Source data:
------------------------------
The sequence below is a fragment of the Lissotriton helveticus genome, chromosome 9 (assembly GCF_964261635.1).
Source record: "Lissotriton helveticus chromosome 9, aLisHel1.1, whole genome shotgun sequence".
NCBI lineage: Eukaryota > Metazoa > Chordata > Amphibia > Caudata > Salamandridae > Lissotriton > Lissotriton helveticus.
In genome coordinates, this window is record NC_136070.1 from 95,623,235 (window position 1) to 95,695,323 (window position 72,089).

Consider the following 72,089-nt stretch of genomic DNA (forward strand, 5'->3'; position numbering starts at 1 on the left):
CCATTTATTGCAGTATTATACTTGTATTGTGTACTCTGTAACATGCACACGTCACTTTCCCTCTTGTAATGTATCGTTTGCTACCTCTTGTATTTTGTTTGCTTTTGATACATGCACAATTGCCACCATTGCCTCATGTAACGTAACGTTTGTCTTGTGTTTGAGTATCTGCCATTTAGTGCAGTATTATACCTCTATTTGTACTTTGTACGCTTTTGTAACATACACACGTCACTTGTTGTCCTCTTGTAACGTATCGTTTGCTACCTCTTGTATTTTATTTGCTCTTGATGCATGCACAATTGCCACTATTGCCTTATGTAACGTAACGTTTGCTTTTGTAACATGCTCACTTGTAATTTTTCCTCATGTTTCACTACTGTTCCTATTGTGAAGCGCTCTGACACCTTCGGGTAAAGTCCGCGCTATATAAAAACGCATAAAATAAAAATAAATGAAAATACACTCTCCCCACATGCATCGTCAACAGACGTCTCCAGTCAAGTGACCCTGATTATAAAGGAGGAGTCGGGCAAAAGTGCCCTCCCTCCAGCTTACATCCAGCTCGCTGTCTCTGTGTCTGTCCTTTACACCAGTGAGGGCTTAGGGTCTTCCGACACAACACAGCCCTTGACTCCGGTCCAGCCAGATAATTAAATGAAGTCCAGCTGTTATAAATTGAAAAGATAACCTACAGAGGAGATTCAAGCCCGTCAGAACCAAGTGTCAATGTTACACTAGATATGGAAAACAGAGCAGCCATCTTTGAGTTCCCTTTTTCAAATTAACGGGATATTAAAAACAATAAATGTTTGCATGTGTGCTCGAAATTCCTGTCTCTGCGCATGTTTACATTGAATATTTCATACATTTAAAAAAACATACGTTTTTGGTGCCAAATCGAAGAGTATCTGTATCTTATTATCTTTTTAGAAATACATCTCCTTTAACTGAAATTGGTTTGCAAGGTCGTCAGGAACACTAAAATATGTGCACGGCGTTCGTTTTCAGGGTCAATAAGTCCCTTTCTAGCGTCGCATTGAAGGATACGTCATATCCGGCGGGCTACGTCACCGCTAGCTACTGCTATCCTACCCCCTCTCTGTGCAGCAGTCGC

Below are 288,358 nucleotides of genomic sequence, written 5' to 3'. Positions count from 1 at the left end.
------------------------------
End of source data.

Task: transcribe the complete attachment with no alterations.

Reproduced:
The sequence below is a fragment of the Lissotriton helveticus genome, chromosome 9 (assembly GCF_964261635.1).
Source record: "Lissotriton helveticus chromosome 9, aLisHel1.1, whole genome shotgun sequence".
NCBI lineage: Eukaryota > Metazoa > Chordata > Amphibia > Caudata > Salamandridae > Lissotriton > Lissotriton helveticus.
In genome coordinates, this window is record NC_136070.1 from 95,623,235 (window position 1) to 95,695,323 (window position 72,089).

Consider the following 72,089-nt stretch of genomic DNA (forward strand, 5'->3'; position numbering starts at 1 on the left):
CCATTTATTGCAGTATTATACTTGTATTGTGTACTCTGTAACATGCACACGTCACTTTCCCTCTTGTAATGTATCGTTTGCTACCTCTTGTATTTTGTTTGCTTTTGATACATGCACAATTGCCACCATTGCCTCATGTAACGTAACGTTTGTCTTGTGTTTGAGTATCTGCCATTTAGTGCAGTATTATACCTCTATTTGTACTTTGTACGCTTTTGTAACATACACACGTCACTTGTTGTCCTCTTGTAACGTATCGTTTGCTACCTCTTGTATTTTATTTGCTCTTGATGCATGCACAATTGCCACTATTGCCTTATGTAACGTAACGTTTGCTTTTGTAACATGCTCACTTGTAATTTTTCCTCATGTTTCACTACTGTTCCTATTGTGAAGCGCTCTGACACCTTCGGGTAAAGTCCGCGCTATATAAAAACGCATAAAATAAAAATAAATGAAAATACACTCTCCCCACATGCATCGTCAACAGACGTCTCCAGTCAAGTGACCCTGATTATAAAGGAGGAGTCGGGCAAAAGTGCCCTCCCTCCAGCTTACATCCAGCTCGCTGTCTCTGTGTCTGTCCTTTACACCAGTGAGGGCTTAGGGTCTTCCGACACAACACAGCCCTTGACTCCGGTCCAGCCAGATAATTAAATGAAGTCCAGCTGTTATAAATTGAAAAGATAACCTACAGAGGAGATTCAAGCCCGTCAGAACCAAGTGTCAATGTTACACTAGATATGGAAAACAGAGCAGCCATCTTTGAGTTCCCTTTTTCAAATTAACGGGATATTAAAAACAATAAATGTTTGCATGTGTGCTCGAAATTCCTGTCTCTGCGCATGTTTACATTGAATATTTCATACATTTAAAAAAACATACGTTTTTGGTGCCAAATCGAAGAGTATCTGTATCTTATTATCTTTTTAGAAATACATCTCCTTTAACTGAAATTGGTTTGCAAGGTCGTCAGGAACACTAAAATATGTGCACGGCGTTCGTTTTCAGGGTCAATAAGTCCCTTTCTAGCGTCGCATTGAAGGATACGTCATATCCGGCGGGCTACGTCACCGCTAGCTACTGCTATCCTACCCCCTCTCTGTGCAGCAGTCGC

Below are 288,358 nucleotides of genomic sequence, written 5' to 3'. Positions count from 1 at the left end.